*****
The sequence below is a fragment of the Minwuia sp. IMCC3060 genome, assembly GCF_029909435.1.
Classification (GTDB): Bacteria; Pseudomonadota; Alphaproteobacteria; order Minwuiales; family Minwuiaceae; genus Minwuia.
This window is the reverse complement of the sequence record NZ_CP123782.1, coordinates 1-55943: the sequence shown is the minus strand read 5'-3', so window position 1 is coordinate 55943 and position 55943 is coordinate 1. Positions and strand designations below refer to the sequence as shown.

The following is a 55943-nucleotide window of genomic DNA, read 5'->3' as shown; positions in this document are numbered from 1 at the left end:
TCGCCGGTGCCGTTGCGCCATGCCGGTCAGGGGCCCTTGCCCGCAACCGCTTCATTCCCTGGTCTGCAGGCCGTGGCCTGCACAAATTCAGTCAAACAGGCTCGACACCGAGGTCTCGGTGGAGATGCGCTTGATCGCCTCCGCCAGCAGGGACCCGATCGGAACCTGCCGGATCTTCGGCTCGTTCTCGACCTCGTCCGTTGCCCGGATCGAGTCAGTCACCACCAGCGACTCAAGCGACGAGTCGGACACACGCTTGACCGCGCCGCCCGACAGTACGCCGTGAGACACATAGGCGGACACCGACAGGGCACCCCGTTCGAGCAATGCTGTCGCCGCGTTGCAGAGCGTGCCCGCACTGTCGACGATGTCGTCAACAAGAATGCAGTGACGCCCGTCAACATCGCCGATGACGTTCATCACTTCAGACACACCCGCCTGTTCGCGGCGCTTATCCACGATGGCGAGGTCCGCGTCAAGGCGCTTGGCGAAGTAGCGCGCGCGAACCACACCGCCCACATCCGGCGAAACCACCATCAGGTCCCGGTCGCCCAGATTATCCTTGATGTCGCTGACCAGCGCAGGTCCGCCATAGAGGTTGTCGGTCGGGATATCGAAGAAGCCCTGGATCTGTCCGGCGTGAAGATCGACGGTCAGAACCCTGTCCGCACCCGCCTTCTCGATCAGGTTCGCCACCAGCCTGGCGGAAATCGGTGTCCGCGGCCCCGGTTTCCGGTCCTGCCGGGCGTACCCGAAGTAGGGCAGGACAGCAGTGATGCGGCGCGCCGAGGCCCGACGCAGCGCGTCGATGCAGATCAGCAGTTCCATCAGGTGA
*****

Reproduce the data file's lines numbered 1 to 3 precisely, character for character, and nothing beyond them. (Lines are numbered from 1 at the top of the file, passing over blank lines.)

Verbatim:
The sequence below is a fragment of the Minwuia sp. IMCC3060 genome, assembly GCF_029909435.1.
Classification (GTDB): Bacteria; Pseudomonadota; Alphaproteobacteria; order Minwuiales; family Minwuiaceae; genus Minwuia.
This window is the reverse complement of the sequence record NZ_CP123782.1, coordinates 1-55943: the sequence shown is the minus strand read 5'-3', so window position 1 is coordinate 55943 and position 55943 is coordinate 1. Positions and strand designations below refer to the sequence as shown.